We have been discussing about a potentially historic event of two hurricanes threatening the Gulf of Mexico and the United States next week. The two tropical systems will likely enter the Gulf of Mexico in the coming days. Their tracks could eventually interfere with each other and therefore result in a so-called Fujiwhara effect.
Some would say; well, it is 2020, what else can surprise us? We have seen a global pandemic affecting our lives, there’s been a record heat in the Death Valley, a historic heatwave in Siberia (Russia), the Milne ice shelf collapsed in Canada,…
What if we have a chance for two hurricanes ongoing in the Gulf of Mexico simultaneously? There is a fair possibility we might be facing it next week!
Tropical Storm Laura and Marco
Currently, there are two tropical systems developing in the western Atlantic. A Tropical Storm Laura (right) and a Tropical Depression 14 (left) which is soon becoming a Tropical Storm Marco. Both systems are forecast to potentially strengthen into hurricanes and move towards the Gulf Coast next week.
Laura is the earliest Atlantic 12th named storm on record. When tropical storm Marco finally forms, it will be the 13th storm and also the earliest. Atlantic hurricane season 2020 is the season of writing the new historic records.
If tropical systems Laura and Marco would get close enough together, we could see the phenomenon called a Fujiwhara effect.
What is the Fujiwhara effect?
NOAA has an interesting description of a Fujiwhara effect on their website:
“When two hurricanes spinning in the same direction pass close enough to each other, they begin an intense dance around their common center. If one hurricane is a lot stronger than the other, the smaller one will orbit it and eventually come crashing into its vortex to be absorbed.”
“The storms closer in strength can gravitate towards each other until they reach a common point and merge, or merely spin each other around for a while before shooting off on their own paths.”
“But often, the effect is additive when hurricanes come together, and we usually end up with one massive storm instead of two smaller ones.”
The Fujiwhara effect was named for Sakuhei Fujiwhara, who was director of the Central Meteorological Observatory of Japan. Fujiwhara was the first who described the interaction of vortices in water in his scientific paper, published in 1921.
He observed the properties of spinning phenomena of whirlpools and cyclones and saw when two or more were close to one another. They could affect each other; their speed, strength, and the future track.
The effect can occur when two tropical systems get close enough – roughly 900 miles of each other.
What causes the effect?
Normally, to get the Fujiwhara effect, we need two storms to pass relatively close to each other. Meaning, that they have to pass close enough that both storms absorb the other into their circulations, simultaneously. When this interaction occurs, each system carries the other around itself.
Typically, when two tropical systems come close to each other, there is one which is usually much stronger than the other one. The upper-level outflow ventilation winds from the stronger storm rip the thunderstorms from the weaker system to shreds.
This causes the smaller system to collapse and eventually its death. So the larger tropical storm continues. depending on the environmental conditions it is feeding on.
Fortunately, there should not be any worrying signal that the two colliding storms would result in a “mega-hurricane” or similar. That’s only in the movies – everyone remembers “The Day after tomorrow”?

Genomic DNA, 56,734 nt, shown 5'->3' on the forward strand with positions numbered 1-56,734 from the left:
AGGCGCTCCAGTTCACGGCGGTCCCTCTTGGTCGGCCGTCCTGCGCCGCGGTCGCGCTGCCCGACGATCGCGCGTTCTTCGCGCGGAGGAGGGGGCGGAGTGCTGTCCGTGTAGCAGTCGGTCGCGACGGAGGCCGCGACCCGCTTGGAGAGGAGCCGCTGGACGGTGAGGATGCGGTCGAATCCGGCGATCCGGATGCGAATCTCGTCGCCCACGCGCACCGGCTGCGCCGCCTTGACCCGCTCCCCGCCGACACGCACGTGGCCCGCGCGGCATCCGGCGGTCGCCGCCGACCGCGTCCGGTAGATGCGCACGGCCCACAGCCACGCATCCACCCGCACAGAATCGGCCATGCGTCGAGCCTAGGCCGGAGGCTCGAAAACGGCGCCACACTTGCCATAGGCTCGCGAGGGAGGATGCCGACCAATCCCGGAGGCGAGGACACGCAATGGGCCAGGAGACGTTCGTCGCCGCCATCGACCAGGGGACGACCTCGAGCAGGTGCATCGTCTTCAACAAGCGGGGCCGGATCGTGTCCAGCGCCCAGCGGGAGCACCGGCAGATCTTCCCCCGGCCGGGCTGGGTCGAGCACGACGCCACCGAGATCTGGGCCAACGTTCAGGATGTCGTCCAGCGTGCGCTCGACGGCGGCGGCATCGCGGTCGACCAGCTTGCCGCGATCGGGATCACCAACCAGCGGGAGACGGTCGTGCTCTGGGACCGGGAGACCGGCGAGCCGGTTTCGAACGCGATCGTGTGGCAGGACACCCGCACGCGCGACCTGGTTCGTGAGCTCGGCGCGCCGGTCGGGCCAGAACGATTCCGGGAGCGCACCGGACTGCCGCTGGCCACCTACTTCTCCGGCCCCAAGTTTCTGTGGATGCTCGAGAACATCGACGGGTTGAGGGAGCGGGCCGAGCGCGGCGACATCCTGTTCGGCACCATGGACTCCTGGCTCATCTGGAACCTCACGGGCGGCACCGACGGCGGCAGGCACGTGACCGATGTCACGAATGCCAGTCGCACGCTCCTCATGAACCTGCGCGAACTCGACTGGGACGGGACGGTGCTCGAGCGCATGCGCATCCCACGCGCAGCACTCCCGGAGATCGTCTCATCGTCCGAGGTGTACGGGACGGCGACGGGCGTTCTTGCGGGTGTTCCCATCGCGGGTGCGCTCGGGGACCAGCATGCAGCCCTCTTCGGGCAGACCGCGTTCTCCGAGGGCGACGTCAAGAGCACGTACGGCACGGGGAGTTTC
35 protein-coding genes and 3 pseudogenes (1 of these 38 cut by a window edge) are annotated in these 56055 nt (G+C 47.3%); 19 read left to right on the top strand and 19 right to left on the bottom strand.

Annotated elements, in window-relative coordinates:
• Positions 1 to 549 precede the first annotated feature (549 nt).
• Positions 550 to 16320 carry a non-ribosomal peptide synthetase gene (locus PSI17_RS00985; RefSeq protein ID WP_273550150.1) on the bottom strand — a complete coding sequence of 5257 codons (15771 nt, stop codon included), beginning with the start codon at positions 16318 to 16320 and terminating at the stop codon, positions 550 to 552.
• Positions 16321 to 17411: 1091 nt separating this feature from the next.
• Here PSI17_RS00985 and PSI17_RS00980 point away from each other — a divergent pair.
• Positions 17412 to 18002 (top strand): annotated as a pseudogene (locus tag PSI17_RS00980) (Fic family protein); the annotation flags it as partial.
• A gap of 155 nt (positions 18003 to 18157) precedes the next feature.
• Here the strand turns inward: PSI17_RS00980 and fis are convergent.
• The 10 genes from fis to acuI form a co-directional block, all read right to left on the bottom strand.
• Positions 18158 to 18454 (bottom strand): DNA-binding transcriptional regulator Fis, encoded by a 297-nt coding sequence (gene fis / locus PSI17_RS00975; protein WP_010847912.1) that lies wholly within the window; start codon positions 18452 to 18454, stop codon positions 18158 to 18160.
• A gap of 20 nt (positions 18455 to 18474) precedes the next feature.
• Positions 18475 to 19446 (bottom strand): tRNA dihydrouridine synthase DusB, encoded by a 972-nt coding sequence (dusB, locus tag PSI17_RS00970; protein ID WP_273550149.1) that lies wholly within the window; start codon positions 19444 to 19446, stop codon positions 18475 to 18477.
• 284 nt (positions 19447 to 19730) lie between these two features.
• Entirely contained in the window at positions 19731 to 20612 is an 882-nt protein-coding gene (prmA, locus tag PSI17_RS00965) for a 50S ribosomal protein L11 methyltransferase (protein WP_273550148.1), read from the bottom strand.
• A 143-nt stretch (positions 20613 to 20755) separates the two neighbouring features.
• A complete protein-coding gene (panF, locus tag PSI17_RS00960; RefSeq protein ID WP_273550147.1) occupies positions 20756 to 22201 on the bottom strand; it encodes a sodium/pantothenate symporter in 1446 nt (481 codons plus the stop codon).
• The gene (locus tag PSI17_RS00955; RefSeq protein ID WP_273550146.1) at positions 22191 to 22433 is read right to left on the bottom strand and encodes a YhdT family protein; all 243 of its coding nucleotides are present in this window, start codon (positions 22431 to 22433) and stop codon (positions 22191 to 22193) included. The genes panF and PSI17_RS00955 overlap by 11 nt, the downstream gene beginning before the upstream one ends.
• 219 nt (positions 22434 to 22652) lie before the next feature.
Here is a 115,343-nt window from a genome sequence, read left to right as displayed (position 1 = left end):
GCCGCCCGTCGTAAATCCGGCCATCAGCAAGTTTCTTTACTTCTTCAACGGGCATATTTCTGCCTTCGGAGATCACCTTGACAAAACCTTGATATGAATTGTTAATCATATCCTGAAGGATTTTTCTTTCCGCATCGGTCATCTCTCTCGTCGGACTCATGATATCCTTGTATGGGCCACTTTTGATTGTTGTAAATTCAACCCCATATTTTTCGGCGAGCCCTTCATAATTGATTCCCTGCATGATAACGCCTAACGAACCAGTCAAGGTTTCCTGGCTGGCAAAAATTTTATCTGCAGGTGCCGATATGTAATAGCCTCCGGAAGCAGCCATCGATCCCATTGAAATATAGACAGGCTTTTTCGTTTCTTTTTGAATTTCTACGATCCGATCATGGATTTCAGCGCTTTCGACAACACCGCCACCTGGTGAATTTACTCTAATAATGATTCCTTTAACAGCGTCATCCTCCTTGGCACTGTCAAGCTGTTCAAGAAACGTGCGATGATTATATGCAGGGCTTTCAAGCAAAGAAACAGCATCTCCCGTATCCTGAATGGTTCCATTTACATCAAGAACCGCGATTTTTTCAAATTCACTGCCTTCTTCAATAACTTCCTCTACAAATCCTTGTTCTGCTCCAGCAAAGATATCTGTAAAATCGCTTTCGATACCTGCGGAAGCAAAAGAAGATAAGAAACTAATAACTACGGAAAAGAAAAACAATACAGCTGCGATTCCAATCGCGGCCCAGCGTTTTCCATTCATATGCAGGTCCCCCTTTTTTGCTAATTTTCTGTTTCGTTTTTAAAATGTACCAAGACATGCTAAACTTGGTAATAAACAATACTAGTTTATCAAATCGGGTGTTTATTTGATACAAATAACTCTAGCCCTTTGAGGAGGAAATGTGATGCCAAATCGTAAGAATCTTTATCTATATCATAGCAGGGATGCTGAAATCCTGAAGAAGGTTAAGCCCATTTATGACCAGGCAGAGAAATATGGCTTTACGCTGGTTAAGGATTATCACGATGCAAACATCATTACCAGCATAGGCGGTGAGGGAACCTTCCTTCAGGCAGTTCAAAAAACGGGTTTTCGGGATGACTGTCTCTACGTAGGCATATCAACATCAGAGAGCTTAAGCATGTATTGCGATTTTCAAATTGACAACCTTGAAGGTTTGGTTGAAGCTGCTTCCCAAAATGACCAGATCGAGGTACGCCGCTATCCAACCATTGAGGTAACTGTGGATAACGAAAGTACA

Typically, when tropical systems meet, the interaction is destructive for both. A strong interference of low-level circulations and an increase in upper-level wind shear is something that tropical storms don’t like. They soon evaporate.
Meteorologist Jack Sillin has tweeted an impressive analysis of the potential Fujiwhara effect of tropical storms (or hurricanes) Laura and Marco next week:
What might that look like? This animation provides a quick look at how the #Fujiwara Effect might impact each storm's track.
— Jack Sillin (@JackSillin) August 21, 2020
Twins in the Gulf are very rare
Two tropical systems simultaneously in the Gulf of Mexico is an extremely rare event.
The last time there were two named storms simultaneously ongoing in the Gulf of Mexico was Sept 5th back in 1933. On this date, a Category 3 hurricane made landfall in Brownsville, Texas, killing 40 people and causing severe damage.
The event became known as the ‘Great Cuba-Brownsville Hurricane of 1933’.At the same time, there was another tropical storm making landfall near Cedar Key on Florida’s Gulf side.
On Sept. 5, 1933 at 4UTC, 2 named storms made landfall along the Gulf Coast simultaneously: Cuba-Brownsville as a Cat. 3 #hurricane near Brownsville & Treasure Coast near Cedar Key as 55kt tropical storm. Here's the US Weather Bureau daily weather map (valid 8am ET) that day. pic.twitter.com/t6YNBipCDT
— Philip Klotzbach (@philklotzbach) August 20, 2020
Less than 24 hours before hurricane’s landfall, a Category 3 hurricane, known as ‘Treasure Coast hurricane’ made landfall on Florida’s east coast. This occurrence was the shortest time ever between two hurricanes making landfall.
Another event of having two named tropical storms in the Gulf of Mexico almost repeated again in 1959. There were Tropical Storm Beulah and another tropical depression simultaneously in the Gulf. However, the latter never became a named storm, so it was a close call.
A somehow similar event occurred back in 2002 when two storms missed being in the Gulf at the same time by just a few hours. After striking on Sept.4, Tropical Storm Edouard made landfall at Daytona Beach on Sept 4th, crossed central Florida, entered the Gulf, and dissipate.
If Edouard was alive for just 12 hours more, it would share the Gulf with the Tropical Storm Fay which developed on Sept 5th.